Mali cries out for help

By Kofi Ayim

The insurgence of Islamic radicals and militants that infiltrated and invaded northern Mali has brought untold hardships to citizens, the depth of which the world is yet to fully understand. The invasion of January 2012 with highly sophisticated weaponry from Libya and elsewhere included the Movement for the Liberation of Azawad (MNLA), Ancar Dine, Al-Queda of Islamic Maghreb (AQMI), and the Movement for the Oneness of Jihad in West Africa (MUJAO).

The siege and occupation was characterized by savagery that included rape, amputation, torture, stoning, and summary execution brought forth by stringent Sharia laws. The Mali military, unable to take on the insurgence with their outdated weaponry turned on the government in a botched takeover. The commotion in the capital Bamako emboldened the insurgence up north and precipitated a ripple effect that eventually saw the MNLA and its several Tuareg mercenaries kicked out of Mali by the mostly foreign Islamic groups.  The Economic Community of West Africa –ECOWAS – placed an embargo on the military rulers urging them to hand over to a constitutionally elected leader. Both the embargo and the upheaval by the jihadists collapsed the economy resulting in untold hardship in Mali. This stark and gloomy portrait was painted by Malian nationals at a press conference organized June 16 by the African Commission of the Office of the Mayor of the Mayor of Newark and the Association Benkadi of Malians in New Jersey.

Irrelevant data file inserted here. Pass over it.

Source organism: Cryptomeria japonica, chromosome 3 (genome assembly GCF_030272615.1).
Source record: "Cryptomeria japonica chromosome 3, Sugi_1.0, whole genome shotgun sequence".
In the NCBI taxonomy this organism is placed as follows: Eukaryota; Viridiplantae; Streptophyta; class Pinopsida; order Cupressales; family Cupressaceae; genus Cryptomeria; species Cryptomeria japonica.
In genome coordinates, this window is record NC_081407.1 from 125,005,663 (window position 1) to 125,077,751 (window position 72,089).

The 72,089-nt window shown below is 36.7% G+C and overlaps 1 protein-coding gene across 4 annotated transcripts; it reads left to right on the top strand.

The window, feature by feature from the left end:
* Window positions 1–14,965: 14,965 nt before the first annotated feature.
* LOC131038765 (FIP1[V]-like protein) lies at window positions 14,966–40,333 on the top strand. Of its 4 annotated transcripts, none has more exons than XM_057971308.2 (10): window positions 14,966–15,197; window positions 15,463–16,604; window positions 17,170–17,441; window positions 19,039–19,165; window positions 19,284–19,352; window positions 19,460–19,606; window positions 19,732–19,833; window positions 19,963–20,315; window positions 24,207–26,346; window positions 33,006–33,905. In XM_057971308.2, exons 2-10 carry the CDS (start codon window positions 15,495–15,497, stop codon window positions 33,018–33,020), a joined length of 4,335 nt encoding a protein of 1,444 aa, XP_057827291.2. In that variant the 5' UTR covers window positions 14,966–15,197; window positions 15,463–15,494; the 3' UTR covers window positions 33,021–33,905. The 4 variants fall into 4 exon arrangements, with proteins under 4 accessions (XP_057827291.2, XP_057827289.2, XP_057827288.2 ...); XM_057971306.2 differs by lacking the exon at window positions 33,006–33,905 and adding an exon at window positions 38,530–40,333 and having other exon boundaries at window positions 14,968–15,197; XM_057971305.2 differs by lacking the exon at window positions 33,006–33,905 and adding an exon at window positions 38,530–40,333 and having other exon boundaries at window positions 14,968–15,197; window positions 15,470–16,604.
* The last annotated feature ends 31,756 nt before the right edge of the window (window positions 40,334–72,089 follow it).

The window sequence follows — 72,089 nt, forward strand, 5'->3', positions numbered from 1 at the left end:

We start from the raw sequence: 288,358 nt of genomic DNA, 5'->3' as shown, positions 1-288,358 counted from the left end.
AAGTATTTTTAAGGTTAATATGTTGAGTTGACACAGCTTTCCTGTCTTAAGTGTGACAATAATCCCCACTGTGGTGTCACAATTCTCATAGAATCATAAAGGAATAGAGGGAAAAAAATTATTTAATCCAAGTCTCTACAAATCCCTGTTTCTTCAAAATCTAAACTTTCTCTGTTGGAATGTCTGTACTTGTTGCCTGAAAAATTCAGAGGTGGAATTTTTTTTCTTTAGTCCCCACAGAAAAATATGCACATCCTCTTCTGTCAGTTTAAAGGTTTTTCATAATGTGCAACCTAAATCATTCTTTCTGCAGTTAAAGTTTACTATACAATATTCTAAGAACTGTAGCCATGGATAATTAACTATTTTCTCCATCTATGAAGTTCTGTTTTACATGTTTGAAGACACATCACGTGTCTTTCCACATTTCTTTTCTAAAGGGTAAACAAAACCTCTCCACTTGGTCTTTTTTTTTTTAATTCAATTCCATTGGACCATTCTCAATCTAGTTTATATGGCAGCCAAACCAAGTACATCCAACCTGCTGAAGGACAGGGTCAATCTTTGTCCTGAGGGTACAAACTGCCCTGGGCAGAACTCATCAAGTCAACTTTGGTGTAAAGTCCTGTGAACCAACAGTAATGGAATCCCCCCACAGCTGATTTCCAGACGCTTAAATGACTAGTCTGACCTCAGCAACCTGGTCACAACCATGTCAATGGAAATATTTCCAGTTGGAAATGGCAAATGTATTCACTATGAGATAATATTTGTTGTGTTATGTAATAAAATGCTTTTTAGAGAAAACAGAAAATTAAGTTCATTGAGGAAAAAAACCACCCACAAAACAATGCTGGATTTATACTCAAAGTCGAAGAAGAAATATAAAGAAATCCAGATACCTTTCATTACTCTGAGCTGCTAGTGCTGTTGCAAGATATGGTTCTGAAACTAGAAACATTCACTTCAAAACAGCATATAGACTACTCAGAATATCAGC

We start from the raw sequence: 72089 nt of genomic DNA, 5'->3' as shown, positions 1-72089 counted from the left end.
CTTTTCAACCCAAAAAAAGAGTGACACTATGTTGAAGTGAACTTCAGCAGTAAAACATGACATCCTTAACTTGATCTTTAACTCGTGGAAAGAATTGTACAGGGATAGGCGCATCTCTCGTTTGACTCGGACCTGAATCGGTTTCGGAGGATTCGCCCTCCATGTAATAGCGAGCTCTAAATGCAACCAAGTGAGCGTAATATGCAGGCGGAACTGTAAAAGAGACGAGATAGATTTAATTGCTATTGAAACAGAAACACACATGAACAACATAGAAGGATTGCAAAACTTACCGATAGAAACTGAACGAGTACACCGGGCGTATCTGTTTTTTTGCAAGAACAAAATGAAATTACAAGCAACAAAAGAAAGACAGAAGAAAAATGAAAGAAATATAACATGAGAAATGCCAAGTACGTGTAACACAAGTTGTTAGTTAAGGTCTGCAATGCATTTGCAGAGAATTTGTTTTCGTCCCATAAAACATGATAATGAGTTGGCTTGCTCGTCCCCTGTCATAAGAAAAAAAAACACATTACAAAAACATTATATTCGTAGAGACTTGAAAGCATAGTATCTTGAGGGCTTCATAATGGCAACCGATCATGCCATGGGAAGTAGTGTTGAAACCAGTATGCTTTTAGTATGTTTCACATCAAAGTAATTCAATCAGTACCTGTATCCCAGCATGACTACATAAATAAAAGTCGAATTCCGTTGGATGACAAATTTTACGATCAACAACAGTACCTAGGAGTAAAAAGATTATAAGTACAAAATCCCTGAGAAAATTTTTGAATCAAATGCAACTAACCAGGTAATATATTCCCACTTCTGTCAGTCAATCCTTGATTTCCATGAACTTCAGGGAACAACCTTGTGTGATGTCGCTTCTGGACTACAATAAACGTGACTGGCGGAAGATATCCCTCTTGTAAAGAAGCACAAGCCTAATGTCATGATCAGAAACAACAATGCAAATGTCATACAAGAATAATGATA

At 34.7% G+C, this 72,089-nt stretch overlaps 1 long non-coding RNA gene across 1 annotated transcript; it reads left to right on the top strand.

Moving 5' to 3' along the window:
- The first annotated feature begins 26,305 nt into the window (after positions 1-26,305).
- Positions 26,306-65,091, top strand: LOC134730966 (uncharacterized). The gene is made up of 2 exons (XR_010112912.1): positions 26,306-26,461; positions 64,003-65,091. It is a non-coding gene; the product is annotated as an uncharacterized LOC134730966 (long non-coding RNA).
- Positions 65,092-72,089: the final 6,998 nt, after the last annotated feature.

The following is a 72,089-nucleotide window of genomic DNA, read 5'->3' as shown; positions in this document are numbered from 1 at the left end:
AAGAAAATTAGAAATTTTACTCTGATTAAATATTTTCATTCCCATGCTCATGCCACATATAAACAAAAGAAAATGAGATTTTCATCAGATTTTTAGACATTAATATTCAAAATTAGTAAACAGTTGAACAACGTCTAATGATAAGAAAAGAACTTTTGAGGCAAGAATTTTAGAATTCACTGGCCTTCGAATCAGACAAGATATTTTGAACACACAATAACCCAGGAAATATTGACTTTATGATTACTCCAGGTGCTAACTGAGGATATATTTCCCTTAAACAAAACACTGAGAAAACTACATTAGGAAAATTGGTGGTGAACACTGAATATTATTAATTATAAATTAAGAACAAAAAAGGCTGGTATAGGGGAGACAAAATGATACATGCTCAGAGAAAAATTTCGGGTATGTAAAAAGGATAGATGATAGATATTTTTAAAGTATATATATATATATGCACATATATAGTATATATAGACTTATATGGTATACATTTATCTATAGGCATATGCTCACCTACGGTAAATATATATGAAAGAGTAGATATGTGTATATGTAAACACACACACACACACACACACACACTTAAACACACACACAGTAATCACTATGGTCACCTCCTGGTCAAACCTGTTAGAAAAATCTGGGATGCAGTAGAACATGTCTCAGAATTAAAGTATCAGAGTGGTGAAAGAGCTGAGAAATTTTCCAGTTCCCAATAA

In a presentation, Professor Diola Bagayoko, a Malian indigene and distinguished professor of Physics at the Southern University System, who returned from Mali in May pointed out that even though the embargo has long been lifted, and the invaders defeated, the effects of the invasion continue to cripple the economy of Mali. According to Professor Bakayoko, hundreds of thousands of Malians have been displaced and basic necessities of life such as food, shelter, clothing, water, and medication are a daily herculean challenge.

He traced the history of the Mali Empire at its apogee in the 13th and 14th century to its current state of 1.2 million square km with a population of about 15.5 million. The gift of Mali to the world, Prof Bagayoko emphasized, is well documented, and lamented on the sad and sorrowful state of an empire that was once the envy of the world. He said the occupying Islamists destroyed several UNESCO designated World Heritage monuments, however, about 95 percent of rare ancient manuscripts were able to be smuggled out to Bamako. He appealed to international bodies and governments as well as individuals, as a matter of urgency to answer Mali’s desperate call for help.

Other speakers included Dosso Kassimou, Chair of the African Commission, Michael Gray (for Congressman Donald M. Payne Jnr.), Newark City Councilwoman-at-large Mildred Crump, Community leader and activist Barbara, King, and Youssouf Camara, a recent graduate of the University of Pennslyvania. All called on the United States to take a leading role in the humanitarian needs of the suffering population of Mali.

 For further information, contact Dosso Kassimou @ 973 849-5209  

Posted by on Jul 12 2013. Filed under top stories. You can follow any responses to this entry through the RSS 2.0. You can leave a response or trackback to this entry

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